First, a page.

HOW A DUI AFFECTS IMMIGRATION

Obtaining a U.S. citizenship is a daunting task, and recent events surrounding the presidency and the administration’s new immigration policies have made the process more difficult. Unlike legal U.S. citizens, the basic DUI Penalties don’t apply to immigrants. Immigrants are more likely to get a DUI conviction, especially if they are undocumented. However, the laws around DUI and immigration are murky and broadly depends on your immigration status, whether you are legally present or not, and how the court chooses to interpret the governing law. Additionally, whether you face deportation or inadmissibility as a result of your DUI as an immigrant also depends on several factors.

Effects of DUI on Admissibility

Admissibility refers to the set of laws that allow non-citizens entry when applying for immigrant/non-immigrant status, renewal, change, or adjustment status. These laws also apply to green card holders coming in and out of the country. Crimes that might render one inadmissible in the eyes of the immigration authorities include:

  1. Crimes of moral turpitude within five years of entry
  2. Most drug-related crimes
  3. Two or more crimes with an accumulated prison sentence of 5 or more years
  4. Crimes that demonstrate a general lack of good character

The notion of crimes of moral turpitude varies, and not all courts apply the same factors. Nevertheless, the state of California considers the presence of aggravating factors or the language of the statute to determine whether the incident fits the bill for a crime involving moral turpitude. Aggravating factors are those that increase the severity of the act. For example, drinking and driving as a 1st offense can have penalties as minimal as fines. However, if the driver hits a pedestrian or had a child in the car at the time of the incident, these both would be considered factors that aggravate the situation.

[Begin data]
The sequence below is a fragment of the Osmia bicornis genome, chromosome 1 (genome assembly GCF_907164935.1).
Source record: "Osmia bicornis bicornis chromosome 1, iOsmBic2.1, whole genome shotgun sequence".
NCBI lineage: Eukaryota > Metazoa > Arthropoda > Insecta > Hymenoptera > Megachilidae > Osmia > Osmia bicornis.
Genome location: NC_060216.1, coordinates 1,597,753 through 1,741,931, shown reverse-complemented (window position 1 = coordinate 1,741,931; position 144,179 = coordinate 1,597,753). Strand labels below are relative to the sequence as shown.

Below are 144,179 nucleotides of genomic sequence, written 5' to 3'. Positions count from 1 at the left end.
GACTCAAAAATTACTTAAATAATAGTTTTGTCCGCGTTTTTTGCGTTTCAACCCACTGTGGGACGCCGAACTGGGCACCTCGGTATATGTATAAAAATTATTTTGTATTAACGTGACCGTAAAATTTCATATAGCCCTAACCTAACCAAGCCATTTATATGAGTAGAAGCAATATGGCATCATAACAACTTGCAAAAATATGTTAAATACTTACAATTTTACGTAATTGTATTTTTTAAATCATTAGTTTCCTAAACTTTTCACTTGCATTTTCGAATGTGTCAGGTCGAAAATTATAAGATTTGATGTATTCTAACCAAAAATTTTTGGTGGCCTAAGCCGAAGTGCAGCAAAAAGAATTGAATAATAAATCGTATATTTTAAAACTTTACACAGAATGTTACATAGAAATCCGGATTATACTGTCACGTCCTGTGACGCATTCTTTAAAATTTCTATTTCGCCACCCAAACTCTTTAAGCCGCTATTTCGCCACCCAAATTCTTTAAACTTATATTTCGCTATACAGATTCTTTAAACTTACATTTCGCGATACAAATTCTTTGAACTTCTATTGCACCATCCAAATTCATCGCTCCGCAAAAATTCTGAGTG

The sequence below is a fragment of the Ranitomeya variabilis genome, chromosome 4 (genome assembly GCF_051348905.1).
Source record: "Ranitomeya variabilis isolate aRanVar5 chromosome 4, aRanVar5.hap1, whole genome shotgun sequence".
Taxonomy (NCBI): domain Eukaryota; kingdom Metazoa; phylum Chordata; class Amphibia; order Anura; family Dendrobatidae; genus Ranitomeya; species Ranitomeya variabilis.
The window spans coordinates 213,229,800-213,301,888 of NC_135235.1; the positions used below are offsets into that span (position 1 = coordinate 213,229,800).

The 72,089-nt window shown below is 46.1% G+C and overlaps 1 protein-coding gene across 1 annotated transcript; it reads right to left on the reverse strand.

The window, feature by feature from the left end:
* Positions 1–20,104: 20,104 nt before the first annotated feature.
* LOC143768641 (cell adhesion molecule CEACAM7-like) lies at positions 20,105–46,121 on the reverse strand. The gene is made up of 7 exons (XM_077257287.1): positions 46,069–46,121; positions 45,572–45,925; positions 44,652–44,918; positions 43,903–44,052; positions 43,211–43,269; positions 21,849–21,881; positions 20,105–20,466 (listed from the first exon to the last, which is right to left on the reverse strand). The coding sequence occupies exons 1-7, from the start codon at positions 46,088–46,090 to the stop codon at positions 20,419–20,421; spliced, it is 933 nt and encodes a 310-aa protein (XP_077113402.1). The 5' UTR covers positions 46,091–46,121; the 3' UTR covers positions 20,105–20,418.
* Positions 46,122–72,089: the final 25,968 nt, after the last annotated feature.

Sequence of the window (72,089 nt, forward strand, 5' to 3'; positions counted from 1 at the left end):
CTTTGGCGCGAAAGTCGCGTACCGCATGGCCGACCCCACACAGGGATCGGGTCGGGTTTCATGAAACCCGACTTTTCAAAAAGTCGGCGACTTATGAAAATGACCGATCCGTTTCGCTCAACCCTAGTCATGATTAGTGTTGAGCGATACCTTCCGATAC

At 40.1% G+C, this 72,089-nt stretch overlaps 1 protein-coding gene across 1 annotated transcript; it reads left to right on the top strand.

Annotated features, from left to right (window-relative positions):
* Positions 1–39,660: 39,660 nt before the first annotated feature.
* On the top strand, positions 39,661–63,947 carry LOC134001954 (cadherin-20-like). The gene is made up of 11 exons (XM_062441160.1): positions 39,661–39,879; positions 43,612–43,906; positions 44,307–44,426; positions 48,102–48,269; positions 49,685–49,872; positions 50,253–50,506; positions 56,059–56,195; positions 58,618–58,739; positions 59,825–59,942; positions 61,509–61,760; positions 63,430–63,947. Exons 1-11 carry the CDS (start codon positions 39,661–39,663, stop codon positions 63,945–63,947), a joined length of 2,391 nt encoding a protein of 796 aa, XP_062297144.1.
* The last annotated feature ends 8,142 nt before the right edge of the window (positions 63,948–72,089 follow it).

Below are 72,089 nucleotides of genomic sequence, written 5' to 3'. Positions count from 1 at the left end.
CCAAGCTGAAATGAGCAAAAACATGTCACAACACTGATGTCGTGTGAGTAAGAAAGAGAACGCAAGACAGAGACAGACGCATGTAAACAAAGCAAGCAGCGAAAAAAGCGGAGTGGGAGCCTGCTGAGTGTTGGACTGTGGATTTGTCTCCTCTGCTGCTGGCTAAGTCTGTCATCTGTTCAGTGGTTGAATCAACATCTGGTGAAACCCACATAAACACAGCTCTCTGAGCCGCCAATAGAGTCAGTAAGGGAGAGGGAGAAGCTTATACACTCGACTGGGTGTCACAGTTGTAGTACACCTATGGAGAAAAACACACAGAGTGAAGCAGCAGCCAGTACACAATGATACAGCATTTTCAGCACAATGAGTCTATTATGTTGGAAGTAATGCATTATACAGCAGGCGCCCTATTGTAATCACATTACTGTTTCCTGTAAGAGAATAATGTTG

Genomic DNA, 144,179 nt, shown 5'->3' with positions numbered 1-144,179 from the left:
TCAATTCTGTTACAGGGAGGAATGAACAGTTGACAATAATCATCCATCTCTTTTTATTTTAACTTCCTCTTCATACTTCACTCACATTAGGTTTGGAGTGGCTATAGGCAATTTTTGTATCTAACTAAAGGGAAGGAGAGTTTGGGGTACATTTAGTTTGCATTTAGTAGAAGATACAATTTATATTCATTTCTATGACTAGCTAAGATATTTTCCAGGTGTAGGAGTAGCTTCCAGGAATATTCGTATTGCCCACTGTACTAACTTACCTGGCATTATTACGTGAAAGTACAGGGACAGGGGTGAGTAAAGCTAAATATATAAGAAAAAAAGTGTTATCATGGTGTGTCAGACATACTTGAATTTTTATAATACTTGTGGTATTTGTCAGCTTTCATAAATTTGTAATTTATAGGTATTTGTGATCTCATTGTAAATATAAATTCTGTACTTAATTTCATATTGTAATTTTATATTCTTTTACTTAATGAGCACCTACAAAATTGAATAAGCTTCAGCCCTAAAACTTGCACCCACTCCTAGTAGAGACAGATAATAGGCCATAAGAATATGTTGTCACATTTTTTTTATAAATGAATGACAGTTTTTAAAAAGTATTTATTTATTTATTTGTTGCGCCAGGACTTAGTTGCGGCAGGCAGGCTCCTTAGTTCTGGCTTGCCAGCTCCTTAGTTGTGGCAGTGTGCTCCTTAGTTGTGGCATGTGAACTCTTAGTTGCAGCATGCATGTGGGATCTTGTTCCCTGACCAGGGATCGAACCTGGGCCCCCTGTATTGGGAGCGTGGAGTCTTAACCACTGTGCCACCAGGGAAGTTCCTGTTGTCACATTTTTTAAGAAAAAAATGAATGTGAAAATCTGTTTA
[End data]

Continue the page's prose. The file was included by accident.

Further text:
The statute defining that DUI must set forth specific criminal intent. In this case, unless defined in the Immigration National Act, DUIs don’t fall under the category of aggravated offenses; hence, your green card should remain relatively intact. In the eyes of the law, your first non-serious DUI conviction is not enough to revoke your green card status. Still, immigration authorities have these records, and this might make the process of naturalization difficult and your visa privileges could be revoked. Please note that these conditions apply to documented immigrants since immigration bodies hold the general assumption that all immigrants within the country should be documented. 

Can I be deported for a DUI?

Unfortunately, undocumented immigrants live with the constant fear of getting deported. Even if your DUI charges are not severe, an arrest will likely put you on the radar of immigration bodies like ICE. What happens next depends on the level of discretion used by the authorities, arresting police, and immigration department. For documented immigrants, the grounds for deportation are relatively similar to those for inadmissibility and include either one or more of the following:

  1. Convicted with a DUI as an aggravated felony
  2. Offenders are convicted of crimes involving moral turpitude within 5 years with one or more sentences
  3. Offenders are engaged in violent crimes
  4. Individuals are involved in crimes related to controlled substances
  5. The offender is involved in 2 separate crimes of moral turpitude. 

Unquestionably, documented immigrants have more privileges than illegal immigrants, but that doesn’t negate the fact that they can still potentially lose their green card and all the opportunities that come with it. In a nutshell, a first-time DUI offense (without compounding factors) shouldn’t affect your immigration status if you are in the country legally. Only those with alcohol and aggravating factors involved carry the weight of possible deportation.

How to avoid deportation

The first step towards evading deportation is to avoid a DUI altogether. You can read all about that in our “Top 7 Ways to Avoid Getting Pulled Over for a DUI” article. Secondly, arm yourself with an experienced lawyer. California is home to thousands of immigrants who are all looking to live the American dream. One such dream is the right to legal and competent representation. For legal immigrants caught in the web of DUI charges, contact an experienced DUI lawyer who also knows his or her way around immigration. Attorney Don Hammond, The DUI Attorney, offers the best legal representation and with no bias on one’s immigration status. For those who are still waiting to get their papers in check, we urge you to avoid drinking and driving because your rights are limited in regard to your citizenship or lack thereof.

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